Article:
Talking about money

A two-year Congressional deal to suspend the USA’s debt limit expired last weekend, meaning the government can no longer borrow money to pay its debts. The Hill says there is little agreement across the political aisle on spending, with Republicans generally favoring spending cuts while Democrats favor removing the debt ceiling again. Bipartisan support for a plan will be needed to avoid the US defaulting on its $28 trillion national debt. For all the wonky details, you can read more here or here.

Another important date came and went last week. A moratorium on evictions, put in place by the government to ease financial hardship during the COVID-19 pandemic, ended on July 31. While the Supreme Court acknowledged the unconstitutional nature of the moratorium last September, the Order was allowed it to stand because the CDC planned to end it “in only a few weeks.”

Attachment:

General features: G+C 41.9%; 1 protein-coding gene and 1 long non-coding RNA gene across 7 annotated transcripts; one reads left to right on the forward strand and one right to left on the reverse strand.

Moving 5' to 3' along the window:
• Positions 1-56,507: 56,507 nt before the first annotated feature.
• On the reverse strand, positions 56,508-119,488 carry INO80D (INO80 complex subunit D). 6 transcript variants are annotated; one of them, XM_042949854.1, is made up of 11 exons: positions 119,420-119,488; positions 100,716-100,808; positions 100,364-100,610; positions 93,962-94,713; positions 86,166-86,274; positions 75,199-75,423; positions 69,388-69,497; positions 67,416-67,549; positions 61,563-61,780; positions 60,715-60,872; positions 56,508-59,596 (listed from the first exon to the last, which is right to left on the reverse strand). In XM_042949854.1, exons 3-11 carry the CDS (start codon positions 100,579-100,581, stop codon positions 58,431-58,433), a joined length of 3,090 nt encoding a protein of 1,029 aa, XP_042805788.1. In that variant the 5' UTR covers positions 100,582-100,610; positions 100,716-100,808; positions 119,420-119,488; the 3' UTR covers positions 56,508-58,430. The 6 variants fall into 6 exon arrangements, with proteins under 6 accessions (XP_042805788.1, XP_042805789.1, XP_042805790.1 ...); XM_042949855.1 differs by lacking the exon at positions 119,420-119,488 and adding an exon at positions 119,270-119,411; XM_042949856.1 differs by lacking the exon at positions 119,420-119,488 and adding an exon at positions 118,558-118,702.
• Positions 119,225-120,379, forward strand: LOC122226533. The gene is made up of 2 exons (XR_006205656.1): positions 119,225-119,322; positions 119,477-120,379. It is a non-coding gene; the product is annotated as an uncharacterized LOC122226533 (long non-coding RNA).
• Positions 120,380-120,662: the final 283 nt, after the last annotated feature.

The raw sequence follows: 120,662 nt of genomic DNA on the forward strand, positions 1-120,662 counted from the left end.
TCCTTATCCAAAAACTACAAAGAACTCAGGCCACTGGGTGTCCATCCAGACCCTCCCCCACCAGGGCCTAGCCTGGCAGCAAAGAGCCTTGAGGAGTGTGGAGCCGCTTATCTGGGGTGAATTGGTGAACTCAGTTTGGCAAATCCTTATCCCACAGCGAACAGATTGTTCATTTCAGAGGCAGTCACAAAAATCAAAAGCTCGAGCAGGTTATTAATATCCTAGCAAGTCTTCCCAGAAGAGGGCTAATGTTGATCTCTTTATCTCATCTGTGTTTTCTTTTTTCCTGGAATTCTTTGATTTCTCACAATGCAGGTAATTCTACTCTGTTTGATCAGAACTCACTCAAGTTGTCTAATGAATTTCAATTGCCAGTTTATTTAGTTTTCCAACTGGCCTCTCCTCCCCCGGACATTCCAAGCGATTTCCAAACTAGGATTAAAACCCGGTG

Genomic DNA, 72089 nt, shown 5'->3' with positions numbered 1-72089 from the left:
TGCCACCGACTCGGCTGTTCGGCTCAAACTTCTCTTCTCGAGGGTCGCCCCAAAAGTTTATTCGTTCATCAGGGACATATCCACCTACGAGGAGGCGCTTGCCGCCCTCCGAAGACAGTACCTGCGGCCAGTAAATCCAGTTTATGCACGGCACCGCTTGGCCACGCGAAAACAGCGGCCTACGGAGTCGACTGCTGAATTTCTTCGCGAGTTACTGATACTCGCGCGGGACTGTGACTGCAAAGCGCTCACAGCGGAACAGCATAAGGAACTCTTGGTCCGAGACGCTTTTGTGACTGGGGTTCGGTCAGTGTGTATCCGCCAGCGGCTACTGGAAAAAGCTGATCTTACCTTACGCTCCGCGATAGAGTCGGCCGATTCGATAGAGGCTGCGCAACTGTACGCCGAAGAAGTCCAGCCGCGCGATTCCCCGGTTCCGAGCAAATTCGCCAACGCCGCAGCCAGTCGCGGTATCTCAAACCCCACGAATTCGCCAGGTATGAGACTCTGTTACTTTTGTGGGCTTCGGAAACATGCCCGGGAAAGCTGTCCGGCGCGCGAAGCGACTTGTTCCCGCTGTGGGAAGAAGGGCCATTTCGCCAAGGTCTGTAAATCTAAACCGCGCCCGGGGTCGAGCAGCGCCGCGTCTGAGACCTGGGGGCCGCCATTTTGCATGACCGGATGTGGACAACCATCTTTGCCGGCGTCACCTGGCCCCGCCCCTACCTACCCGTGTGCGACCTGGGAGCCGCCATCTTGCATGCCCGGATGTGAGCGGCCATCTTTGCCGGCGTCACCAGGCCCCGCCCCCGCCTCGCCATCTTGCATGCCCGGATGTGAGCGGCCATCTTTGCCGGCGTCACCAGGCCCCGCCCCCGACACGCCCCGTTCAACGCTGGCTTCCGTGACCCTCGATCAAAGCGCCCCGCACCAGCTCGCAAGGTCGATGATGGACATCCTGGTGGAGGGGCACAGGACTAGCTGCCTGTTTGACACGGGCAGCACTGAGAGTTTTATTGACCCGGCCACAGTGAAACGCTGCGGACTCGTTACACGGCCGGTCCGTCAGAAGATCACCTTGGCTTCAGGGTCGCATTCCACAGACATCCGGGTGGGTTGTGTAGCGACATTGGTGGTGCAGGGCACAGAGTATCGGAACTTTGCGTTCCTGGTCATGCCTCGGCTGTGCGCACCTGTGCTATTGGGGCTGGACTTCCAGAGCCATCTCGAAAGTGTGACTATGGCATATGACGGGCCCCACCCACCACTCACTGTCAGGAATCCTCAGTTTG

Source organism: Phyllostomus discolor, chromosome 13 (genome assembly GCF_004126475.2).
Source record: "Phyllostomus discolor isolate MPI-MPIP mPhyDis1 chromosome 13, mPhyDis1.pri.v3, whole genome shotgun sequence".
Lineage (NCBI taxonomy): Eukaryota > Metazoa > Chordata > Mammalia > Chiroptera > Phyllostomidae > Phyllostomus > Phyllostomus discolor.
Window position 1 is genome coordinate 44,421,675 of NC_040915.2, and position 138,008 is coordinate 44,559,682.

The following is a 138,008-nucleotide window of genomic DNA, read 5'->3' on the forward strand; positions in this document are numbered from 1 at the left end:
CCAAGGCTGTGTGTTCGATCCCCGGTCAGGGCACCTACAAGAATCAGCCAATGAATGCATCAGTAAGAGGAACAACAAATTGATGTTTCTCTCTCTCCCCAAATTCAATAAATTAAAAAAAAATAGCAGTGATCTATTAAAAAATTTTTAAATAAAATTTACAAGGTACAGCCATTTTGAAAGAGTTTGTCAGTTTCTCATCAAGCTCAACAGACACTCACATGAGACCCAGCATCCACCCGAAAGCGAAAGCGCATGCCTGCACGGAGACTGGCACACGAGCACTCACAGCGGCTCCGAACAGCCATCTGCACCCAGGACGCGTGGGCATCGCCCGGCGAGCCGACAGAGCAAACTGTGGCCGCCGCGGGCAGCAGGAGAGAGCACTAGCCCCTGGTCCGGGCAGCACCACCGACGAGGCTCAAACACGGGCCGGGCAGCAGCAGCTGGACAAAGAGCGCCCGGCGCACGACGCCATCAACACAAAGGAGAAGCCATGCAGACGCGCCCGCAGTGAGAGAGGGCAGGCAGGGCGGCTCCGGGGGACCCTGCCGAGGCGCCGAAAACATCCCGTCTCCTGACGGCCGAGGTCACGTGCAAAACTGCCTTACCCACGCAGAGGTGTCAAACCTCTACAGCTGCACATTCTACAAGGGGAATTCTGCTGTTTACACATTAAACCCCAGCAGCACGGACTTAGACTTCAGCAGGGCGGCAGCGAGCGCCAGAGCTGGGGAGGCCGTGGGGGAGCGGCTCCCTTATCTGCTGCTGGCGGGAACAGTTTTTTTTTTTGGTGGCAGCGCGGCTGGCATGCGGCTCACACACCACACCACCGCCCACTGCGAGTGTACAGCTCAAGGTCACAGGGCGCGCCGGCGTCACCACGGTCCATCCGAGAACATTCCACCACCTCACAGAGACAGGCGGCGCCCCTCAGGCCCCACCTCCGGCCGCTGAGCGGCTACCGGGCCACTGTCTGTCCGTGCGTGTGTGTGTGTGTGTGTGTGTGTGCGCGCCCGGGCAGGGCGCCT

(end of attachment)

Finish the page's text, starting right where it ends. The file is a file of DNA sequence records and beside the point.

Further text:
However, the Biden administration has issued a new ban on evictions, which John Daniel Davidson at The Federalist called “blatantly unconstitutional.” He writes: “If landlords try to evict tenants for not paying rent, they could face criminal penalties including fines and imprisonment.” Landlords are owed around $21bn in rent.

President Biden is proposing a return to Obama-era fuel efficiency standards for vehicles. The White House’s ambitious plan to reduce carbon emissions also aims for 40% to 50% of new auto sales to be electric cars by 2030.

Miami is minting its own cryptocurrency to fund police.

While we’re talking of mammon.. for all the market enthusiasts, the Bank of England has published a working paper of global interest rates since 1300. That’s quite a while…